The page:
Earlier today, Matt Cartwright a congressman from a district (PA-17) that twists and turns from Carbondale to Scranton and Wilkes-Barre and then south to Pocono Summit, the Delaware Water Gap and Nazareth and as far south as Easton in the east and Freemansburg in the west, told us that "Pennsylvania’s Congressional map is an abomination, a perfect example of politicians selecting their voters, instead of vice versa. I think we are fortunate to have a majority on the state Supreme Court willing to dive into this question and fix our preternaturally bollocksed up Congressional boundaries. It is hard to imagine that any tribunal could conclude that this map is not violative of any reasonable standard of electoral fairness. The real question is the one you have asked at the beginning:  whether the Supreme Court has the will to race time and put a new map in place for 2018. My prediction is that the Olympic-caliber foot-dragging Republicans in Harrisburg will test the high court’s resolve-- to do the right thing-- to the utmost.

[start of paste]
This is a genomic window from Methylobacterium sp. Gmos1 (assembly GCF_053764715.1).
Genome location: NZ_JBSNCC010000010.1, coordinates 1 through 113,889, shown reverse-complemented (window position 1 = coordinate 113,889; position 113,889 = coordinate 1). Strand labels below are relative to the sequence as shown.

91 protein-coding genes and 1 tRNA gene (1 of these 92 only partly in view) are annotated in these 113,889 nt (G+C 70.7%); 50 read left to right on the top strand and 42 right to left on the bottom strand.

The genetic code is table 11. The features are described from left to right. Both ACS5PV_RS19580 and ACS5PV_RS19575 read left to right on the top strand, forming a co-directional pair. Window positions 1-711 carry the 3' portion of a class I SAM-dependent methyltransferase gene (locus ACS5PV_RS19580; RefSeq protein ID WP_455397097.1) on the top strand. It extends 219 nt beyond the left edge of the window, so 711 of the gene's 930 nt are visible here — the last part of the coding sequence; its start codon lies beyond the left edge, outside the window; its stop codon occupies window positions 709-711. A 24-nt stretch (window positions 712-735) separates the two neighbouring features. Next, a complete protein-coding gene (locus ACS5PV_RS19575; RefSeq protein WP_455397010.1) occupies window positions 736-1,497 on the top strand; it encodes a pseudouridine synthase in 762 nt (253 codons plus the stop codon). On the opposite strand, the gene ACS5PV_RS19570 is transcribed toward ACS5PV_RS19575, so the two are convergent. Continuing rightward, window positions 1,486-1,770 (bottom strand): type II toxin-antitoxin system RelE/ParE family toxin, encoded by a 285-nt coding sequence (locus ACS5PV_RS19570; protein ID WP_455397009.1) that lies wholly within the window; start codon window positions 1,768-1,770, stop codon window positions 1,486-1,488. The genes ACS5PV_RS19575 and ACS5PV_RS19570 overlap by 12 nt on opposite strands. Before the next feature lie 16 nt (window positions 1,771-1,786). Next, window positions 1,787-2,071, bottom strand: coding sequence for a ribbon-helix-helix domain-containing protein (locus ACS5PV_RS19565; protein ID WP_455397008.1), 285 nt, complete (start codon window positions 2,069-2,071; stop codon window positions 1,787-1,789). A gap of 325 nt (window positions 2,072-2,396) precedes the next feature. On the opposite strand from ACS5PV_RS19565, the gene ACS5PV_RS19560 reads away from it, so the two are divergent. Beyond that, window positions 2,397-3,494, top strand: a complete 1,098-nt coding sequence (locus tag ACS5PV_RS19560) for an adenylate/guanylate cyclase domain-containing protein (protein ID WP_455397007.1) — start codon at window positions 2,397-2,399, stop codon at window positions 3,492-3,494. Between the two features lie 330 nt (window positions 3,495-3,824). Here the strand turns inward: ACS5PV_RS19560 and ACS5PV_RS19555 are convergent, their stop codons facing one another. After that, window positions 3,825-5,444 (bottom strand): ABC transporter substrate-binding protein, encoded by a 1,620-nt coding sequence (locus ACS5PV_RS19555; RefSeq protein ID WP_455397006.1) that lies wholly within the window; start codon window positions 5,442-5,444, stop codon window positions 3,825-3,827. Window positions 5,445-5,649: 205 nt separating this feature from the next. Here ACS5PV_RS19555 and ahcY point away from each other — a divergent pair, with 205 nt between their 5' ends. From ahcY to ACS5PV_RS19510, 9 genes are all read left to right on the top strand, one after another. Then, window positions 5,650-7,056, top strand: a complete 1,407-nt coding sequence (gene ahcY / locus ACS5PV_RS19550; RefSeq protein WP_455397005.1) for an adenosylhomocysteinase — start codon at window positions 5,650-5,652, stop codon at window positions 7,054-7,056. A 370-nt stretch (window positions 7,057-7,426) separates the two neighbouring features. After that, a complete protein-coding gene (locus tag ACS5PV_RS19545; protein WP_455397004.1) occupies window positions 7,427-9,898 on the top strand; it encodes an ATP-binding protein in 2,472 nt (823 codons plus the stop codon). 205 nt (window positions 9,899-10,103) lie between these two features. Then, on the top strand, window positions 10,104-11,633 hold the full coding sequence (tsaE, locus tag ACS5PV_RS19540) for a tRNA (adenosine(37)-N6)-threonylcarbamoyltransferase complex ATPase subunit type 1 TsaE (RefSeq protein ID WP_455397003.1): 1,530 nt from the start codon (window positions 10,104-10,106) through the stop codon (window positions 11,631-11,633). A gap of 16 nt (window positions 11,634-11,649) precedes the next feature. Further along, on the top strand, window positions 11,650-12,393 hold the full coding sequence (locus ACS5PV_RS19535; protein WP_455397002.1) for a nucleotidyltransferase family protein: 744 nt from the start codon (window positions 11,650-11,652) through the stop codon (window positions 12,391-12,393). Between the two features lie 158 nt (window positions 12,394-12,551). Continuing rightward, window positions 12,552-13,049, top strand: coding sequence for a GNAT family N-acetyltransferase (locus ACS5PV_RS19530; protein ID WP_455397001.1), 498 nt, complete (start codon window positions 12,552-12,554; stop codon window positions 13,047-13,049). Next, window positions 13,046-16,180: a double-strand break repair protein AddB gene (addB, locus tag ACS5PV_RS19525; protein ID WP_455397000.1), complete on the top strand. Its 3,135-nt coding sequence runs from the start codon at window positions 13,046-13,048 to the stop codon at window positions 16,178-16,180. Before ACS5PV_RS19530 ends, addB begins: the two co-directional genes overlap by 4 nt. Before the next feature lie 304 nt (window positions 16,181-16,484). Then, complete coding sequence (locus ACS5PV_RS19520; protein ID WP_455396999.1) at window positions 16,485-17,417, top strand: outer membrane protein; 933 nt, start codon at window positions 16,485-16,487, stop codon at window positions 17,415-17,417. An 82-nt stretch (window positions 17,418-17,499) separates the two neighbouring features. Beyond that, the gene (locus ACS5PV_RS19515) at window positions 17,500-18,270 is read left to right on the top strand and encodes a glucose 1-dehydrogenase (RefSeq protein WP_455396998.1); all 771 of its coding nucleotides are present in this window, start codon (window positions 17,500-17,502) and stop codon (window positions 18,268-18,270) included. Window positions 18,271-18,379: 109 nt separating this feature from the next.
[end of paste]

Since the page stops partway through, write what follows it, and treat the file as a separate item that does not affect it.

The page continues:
Mary Ellen Balchunis, is a political science professor who has run twice before-- and in the most gerrymandered district in the country: PA-07. She told us that "America Votes, a national nonpartisan organization has said: 'PA is the worst gerrymandered state in the nation and PA-07 is the worst of the worst.' Penssylvania has two gerrymandering cases this month. The Pennsylvania state gerrymandering case begins in State court next week with the Speaker of the House Mike Turzai expected to testify. As the former congressional candidate in Congressional District PA-07, often called the 'poster child for gerrymandering," I have been working with Concerned Citizens for Democracy to end gerrymandering and the Agre v. Wolf case. Our case began in federal court on Monday with a panel of three judges,and is also fast tracked for a decision before the 2018 midterm election. Gov. Wolf's lawyer has said that if this challenge is successful and a redrawing is ordered, he would work 'to accommodate that process, including adjusting primary dates and schedules.' This case is relying on the Election Clause of the U.S. Constitution that gives the states the power to run elections, not to allow partisanship in their decisions and gerrymandering. The case is also asking for Traditional Neutral Districts that are equal in population, contiguous, compact, and respect boundaries by not dividing counties, municipalities, townships, and boroughs unless absolutely necessary to create a congressional district."